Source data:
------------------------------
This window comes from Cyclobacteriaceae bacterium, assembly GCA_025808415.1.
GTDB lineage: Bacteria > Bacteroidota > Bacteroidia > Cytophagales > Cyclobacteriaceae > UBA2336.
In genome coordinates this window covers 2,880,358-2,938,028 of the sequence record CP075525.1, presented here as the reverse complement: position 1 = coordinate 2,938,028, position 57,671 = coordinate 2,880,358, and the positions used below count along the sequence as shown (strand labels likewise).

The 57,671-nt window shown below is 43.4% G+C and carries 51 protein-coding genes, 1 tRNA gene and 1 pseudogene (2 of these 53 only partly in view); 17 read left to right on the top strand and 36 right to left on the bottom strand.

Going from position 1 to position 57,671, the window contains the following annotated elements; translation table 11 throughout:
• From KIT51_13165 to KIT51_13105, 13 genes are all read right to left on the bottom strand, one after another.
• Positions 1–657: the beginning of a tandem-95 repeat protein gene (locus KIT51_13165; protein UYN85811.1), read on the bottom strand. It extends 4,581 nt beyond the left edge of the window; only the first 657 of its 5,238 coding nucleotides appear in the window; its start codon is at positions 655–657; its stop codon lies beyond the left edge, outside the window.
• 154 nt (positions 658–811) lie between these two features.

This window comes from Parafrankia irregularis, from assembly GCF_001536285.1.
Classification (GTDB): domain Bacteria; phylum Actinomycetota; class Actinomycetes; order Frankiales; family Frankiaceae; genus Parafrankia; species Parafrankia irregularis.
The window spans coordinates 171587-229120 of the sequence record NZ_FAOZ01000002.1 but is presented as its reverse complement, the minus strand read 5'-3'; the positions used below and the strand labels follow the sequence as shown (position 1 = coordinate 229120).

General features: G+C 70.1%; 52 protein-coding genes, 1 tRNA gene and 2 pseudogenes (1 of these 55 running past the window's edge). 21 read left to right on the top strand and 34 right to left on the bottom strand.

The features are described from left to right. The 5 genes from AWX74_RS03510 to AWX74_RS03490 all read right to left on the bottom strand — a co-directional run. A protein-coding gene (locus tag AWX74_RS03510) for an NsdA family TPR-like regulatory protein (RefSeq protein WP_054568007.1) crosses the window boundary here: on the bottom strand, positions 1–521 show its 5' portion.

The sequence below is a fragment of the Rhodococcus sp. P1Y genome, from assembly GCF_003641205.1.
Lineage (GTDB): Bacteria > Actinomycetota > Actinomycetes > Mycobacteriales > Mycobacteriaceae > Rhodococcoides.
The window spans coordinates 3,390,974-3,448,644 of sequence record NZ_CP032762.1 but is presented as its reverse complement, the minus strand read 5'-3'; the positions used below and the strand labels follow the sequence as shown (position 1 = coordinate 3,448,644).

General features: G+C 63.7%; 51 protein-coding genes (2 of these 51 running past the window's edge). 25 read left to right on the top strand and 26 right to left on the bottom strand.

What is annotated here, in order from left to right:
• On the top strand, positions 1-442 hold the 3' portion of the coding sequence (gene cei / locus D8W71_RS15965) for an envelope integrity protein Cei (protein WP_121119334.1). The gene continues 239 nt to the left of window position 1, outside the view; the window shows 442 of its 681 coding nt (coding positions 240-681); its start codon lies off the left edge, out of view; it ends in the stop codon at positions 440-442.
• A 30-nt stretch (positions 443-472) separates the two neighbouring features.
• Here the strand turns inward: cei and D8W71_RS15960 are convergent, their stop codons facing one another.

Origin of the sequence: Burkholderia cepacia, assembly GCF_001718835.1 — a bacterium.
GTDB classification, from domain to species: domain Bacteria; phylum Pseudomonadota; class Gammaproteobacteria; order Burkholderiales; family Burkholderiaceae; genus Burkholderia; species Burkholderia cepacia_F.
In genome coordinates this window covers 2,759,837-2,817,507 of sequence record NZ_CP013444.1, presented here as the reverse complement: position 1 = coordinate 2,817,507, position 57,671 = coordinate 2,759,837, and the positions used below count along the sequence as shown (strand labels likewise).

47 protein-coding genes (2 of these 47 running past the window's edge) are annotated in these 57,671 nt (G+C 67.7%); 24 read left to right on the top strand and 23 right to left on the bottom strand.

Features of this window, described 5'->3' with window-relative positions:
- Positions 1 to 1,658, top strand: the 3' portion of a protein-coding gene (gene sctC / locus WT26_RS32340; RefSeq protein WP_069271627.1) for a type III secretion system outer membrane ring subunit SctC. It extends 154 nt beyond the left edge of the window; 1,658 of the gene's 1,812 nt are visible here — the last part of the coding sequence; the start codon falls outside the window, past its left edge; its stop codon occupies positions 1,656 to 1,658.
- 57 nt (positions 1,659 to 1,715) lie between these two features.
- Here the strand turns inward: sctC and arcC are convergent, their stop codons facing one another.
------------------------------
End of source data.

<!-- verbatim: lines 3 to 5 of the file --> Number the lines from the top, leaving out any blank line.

In genome coordinates this window covers 2,880,358-2,938,028 of the sequence record CP075525.1, presented here as the reverse complement: position 1 = coordinate 2,938,028, position 57,671 = coordinate 2,880,358, and the positions used below count along the sequence as shown (strand labels likewise).

The 57,671-nt window shown below is 43.4% G+C and carries 51 protein-coding genes, 1 tRNA gene and 1 pseudogene (2 of these 53 only partly in view); 17 read left to right on the top strand and 36 right to left on the bottom strand.

Going from position 1 to position 57,671, the window contains the following annotated elements; translation table 11 throughout: